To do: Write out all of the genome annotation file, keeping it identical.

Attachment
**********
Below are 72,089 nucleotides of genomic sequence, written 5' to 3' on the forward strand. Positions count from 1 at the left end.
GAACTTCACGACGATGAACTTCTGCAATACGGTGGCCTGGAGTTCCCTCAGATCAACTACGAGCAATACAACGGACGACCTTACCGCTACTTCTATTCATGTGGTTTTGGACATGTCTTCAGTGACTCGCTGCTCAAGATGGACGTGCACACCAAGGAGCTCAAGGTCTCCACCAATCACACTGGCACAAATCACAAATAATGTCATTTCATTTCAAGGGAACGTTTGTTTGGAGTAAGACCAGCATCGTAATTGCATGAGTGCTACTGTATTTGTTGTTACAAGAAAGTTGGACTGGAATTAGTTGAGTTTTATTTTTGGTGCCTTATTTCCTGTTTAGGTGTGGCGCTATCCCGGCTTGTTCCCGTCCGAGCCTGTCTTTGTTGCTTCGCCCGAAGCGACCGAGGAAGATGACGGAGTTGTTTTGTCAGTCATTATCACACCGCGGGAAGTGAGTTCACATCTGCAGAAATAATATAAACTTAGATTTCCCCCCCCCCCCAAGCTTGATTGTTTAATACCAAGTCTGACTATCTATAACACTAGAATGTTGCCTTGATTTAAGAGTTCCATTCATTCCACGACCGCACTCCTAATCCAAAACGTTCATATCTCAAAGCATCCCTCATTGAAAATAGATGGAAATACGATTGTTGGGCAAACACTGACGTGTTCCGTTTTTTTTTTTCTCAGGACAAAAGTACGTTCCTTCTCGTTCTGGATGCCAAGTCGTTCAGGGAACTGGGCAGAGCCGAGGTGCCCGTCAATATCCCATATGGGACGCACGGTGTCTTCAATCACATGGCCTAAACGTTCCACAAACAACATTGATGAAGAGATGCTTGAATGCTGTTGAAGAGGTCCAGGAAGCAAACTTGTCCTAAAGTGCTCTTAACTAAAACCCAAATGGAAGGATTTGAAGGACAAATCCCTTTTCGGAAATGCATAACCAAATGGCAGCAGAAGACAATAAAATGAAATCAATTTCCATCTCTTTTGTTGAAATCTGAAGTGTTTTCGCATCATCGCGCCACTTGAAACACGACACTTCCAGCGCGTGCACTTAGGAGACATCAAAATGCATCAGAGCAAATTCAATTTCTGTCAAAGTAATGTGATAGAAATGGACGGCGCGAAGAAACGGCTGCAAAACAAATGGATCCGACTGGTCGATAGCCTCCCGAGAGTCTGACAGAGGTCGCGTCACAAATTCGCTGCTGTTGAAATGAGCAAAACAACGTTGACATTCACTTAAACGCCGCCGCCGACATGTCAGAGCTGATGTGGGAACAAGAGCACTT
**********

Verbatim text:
Below are 72,089 nucleotides of genomic sequence, written 5' to 3' on the forward strand. Positions count from 1 at the left end.
GAACTTCACGACGATGAACTTCTGCAATACGGTGGCCTGGAGTTCCCTCAGATCAACTACGAGCAATACAACGGACGACCTTACCGCTACTTCTATTCATGTGGTTTTGGACATGTCTTCAGTGACTCGCTGCTCAAGATGGACGTGCACACCAAGGAGCTCAAGGTCTCCACCAATCACACTGGCACAAATCACAAATAATGTCATTTCATTTCAAGGGAACGTTTGTTTGGAGTAAGACCAGCATCGTAATTGCATGAGTGCTACTGTATTTGTTGTTACAAGAAAGTTGGACTGGAATTAGTTGAGTTTTATTTTTGGTGCCTTATTTCCTGTTTAGGTGTGGCGCTATCCCGGCTTGTTCCCGTCCGAGCCTGTCTTTGTTGCTTCGCCCGAAGCGACCGAGGAAGATGACGGAGTTGTTTTGTCAGTCATTATCACACCGCGGGAAGTGAGTTCACATCTGCAGAAATAATATAAACTTAGATTTCCCCCCCCCCCCAAGCTTGATTGTTTAATACCAAGTCTGACTATCTATAACACTAGAATGTTGCCTTGATTTAAGAGTTCCATTCATTCCACGACCGCACTCCTAATCCAAAACGTTCATATCTCAAAGCATCCCTCATTGAAAATAGATGGAAATACGATTGTTGGGCAAACACTGACGTGTTCCGTTTTTTTTTTTCTCAGGACAAAAGTACGTTCCTTCTCGTTCTGGATGCCAAGTCGTTCAGGGAACTGGGCAGAGCCGAGGTGCCCGTCAATATCCCATATGGGACGCACGGTGTCTTCAATCACATGGCCTAAACGTTCCACAAACAACATTGATGAAGAGATGCTTGAATGCTGTTGAAGAGGTCCAGGAAGCAAACTTGTCCTAAAGTGCTCTTAACTAAAACCCAAATGGAAGGATTTGAAGGACAAATCCCTTTTCGGAAATGCATAACCAAATGGCAGCAGAAGACAATAAAATGAAATCAATTTCCATCTCTTTTGTTGAAATCTGAAGTGTTTTCGCATCATCGCGCCACTTGAAACACGACACTTCCAGCGCGTGCACTTAGGAGACATCAAAATGCATCAGAGCAAATTCAATTTCTGTCAAAGTAATGTGATAGAAATGGACGGCGCGAAGAAACGGCTGCAAAACAAATGGATCCGACTGGTCGATAGCCTCCCGAGAGTCTGACAGAGGTCGCGTCACAAATTCGCTGCTGTTGAAATGAGCAAAACAACGTTGACATTCACTTAAACGCCGCCGCCGACATGTCAGAGCTGATGTGGGAACAAGAGCACTT